Thinking Outside the Booth: Wavefront Centre for Communication Accessibility
In this issue Miron Gazda, a client of the Wavefront Centre for Communication Accessibility, is interviewed. Miron shares with us his many experiences with the range of an agency providing, not only hearing clinical services, but also a full array of programs and services that break down barriers to communication accessibility.
Folllowing the interview is a summary about Wavefront Centre prepared by Dr. Ruth Warick.
Interviewer: Dr. Ruth P. Warick, PhD
Tell us about yourself and your hearing loss
I lost my hearing in my right ear and became severely hard of hearing in my left ear due to a bout with meningitis as a toddler. This also affected my vision. I grew up in Czechoslovakia, Belgium, and Germany, immigrating to Canada, specifically to Vancouver, in 1977 at the age of 23.
I got my first hearing aid when I was 14, just one for my left ear. After that, I went to regular schools where I struggled to hear. The only accommodation I had in school was to sit at the front of the class.
How did you become acquainted with Wavefront Centre for Communication Accessibility?
I became a client of Wavefront Centre in the early 1980s. I learned about it from other hard-of-hearing persons through the Canadian Hard of Hearing Association, Vancouver Branch meetings. I have continued as a client since then. Depending on the situation, I use a BICROS aid, which amplifies sound from both sides and feeds it into the ear with better hearing. In addition to a t-coil, a Near-field Communication (NFC) loop can plug into an iPad or laptop. I also use Bluetooth technology as appropriate. I find these solutions to be particularly useful.
What other services have you used from Wavefront Centre for Communication Accessibility?
Most of them over the years.
Better at Home Program
I recently had a hip replacement. While convalescing at home, the Better at Home for Seniors Program provided assistance with grocery shopping. It meant I did not have to depend on busy friends as I had no family in the area but could still live independently.
In 2020, I retired from over 40 years with Air Canada and its predecessor airline companies (e.g., Pacific Western Airlines which was merged into AC). I had not updated a resume in all of that time so my skills in doing so were rusty; my writing skills were affected by being both hard of hearing and being a person for whom English is a second language. I found the help of the Employment Services Department valuable.
I was also given job interview and job search tips and pursued a few interviews for part-time work opportunities. To function in the workplace, I was also provided updated hearing aids through a partner agency of Wavefront Centre. It helped me to feel more confident in seeking employment although an actual job did not materialize.
Communication Devices Program
I acquainted myself with the devices available through the Communication Devices Program, including the Pocket Talker amplification device, flashing light alert systems and vibrating alert devices. I found it a precious overview and purchased a Shaker alarm clock since I cannot rely on hearing to wake me up. Like most people, I do not sleep with my hearing aids on.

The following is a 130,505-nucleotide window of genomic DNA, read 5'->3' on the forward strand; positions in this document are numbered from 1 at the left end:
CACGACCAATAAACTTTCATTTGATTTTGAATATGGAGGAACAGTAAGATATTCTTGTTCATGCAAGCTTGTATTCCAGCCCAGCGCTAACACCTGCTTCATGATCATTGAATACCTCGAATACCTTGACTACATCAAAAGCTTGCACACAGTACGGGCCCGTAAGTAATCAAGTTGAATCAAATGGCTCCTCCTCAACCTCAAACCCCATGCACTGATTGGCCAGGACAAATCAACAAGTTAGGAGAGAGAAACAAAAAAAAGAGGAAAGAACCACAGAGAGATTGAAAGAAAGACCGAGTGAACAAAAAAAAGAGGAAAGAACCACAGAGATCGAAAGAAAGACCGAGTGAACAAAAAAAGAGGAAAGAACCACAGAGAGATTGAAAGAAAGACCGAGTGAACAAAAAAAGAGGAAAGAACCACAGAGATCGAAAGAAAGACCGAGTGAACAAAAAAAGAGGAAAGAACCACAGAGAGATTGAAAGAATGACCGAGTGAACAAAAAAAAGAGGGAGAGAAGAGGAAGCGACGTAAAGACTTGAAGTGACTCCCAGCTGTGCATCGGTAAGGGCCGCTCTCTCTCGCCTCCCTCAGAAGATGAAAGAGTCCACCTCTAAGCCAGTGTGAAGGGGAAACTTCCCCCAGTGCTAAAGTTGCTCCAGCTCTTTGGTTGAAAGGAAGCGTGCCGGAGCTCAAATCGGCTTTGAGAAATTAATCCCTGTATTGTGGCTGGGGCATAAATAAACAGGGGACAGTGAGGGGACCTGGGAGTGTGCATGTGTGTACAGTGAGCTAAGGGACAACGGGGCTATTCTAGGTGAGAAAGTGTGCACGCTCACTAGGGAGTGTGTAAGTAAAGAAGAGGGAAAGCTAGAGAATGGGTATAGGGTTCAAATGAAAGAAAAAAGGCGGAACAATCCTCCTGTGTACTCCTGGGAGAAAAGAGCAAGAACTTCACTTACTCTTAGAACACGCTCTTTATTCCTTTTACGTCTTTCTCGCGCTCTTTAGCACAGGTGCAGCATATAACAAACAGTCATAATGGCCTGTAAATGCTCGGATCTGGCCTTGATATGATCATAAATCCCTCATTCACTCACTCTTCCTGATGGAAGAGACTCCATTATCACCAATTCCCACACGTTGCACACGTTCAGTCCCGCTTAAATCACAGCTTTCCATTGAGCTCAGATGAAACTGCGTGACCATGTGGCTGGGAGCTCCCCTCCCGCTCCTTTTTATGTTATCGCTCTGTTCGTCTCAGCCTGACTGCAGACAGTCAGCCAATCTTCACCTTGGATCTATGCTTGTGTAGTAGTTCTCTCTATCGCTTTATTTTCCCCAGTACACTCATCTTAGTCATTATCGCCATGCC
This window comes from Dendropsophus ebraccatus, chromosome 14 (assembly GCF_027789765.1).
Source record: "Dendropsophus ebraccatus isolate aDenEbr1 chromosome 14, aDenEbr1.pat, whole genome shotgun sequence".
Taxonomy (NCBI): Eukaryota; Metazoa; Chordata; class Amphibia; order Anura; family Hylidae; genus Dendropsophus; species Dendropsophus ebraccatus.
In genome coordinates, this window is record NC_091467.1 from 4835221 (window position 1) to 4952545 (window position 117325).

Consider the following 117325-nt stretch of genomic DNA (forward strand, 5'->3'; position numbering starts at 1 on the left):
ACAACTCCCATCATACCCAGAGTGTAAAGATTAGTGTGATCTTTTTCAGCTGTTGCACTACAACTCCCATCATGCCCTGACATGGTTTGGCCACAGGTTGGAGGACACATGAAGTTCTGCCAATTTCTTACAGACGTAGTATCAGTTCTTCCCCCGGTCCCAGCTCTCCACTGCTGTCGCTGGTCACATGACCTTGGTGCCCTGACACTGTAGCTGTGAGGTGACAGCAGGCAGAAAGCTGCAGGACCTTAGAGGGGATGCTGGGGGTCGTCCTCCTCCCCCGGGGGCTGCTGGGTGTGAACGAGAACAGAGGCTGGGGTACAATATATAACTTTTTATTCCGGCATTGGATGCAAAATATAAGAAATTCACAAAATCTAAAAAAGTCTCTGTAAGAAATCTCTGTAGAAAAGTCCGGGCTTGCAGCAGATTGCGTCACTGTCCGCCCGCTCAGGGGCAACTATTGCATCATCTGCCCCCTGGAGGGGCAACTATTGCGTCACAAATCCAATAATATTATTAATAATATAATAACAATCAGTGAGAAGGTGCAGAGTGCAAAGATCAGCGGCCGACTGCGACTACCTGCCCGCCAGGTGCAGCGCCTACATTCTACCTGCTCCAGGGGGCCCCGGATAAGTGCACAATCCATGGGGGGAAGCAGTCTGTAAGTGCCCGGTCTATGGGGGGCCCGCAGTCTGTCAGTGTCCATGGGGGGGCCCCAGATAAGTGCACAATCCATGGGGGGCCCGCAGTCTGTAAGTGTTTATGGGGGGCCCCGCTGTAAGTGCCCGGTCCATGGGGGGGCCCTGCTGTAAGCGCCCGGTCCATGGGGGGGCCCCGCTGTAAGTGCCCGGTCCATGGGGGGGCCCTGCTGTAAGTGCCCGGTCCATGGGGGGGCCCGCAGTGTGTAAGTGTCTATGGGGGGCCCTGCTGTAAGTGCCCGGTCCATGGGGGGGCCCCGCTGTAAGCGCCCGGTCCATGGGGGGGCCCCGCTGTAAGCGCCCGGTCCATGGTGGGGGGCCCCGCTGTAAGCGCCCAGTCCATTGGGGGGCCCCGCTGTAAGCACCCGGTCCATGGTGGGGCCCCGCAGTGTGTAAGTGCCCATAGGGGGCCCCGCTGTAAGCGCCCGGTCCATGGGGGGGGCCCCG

Digital Technology Program
The reliance on the Internet for communication increased by leaps and bounds during the pandemic, and my skills were rusty in some areas so I found it helpful to have a refresher course about the Internet and various hardware and software options. Once the pandemic was over, courses were held in person, and I enjoyed the social interactions as well as the technical aspects of the course.
It can be socially isolating as a hard-of-hearing person because hearing affects communication, and often other people are not as patient and understanding as one would like. That’s why I enjoy networking with others who have hearing loss and with staff who are sensitive to our needs. I have also found that many of the staff at Wavefront Centre in the Community Outreach and Accessible Communications department themselves have hearing loss.
Community Research Project
I was involved with a project in which Wavefront Centre partnered with the Ontario College of Art & Design University about the Future of Work: Equitable Digital Systems. Through a series of fully accessible sessions during the course of a year, we discussed barriers and enablers to digital systems in the workplace. I got to know myself better through participating in the project and enjoyed learning from others about their experiences.
I have benefitted from the captioning services offered by Accessible Communications which has enabled my participation in educational events for various projects, board and committee meetings, and online webinars such as World Hearing Day which is annually recognized by Wavefront Centre and its partners on March 3. I like keeping up with the latest trends and developments and being mentally stimulated. In addition, I enjoy learning new things.
You served on the Board of Directors for Wavefront Centre in the 2010 decade? What was your experience as a board member like?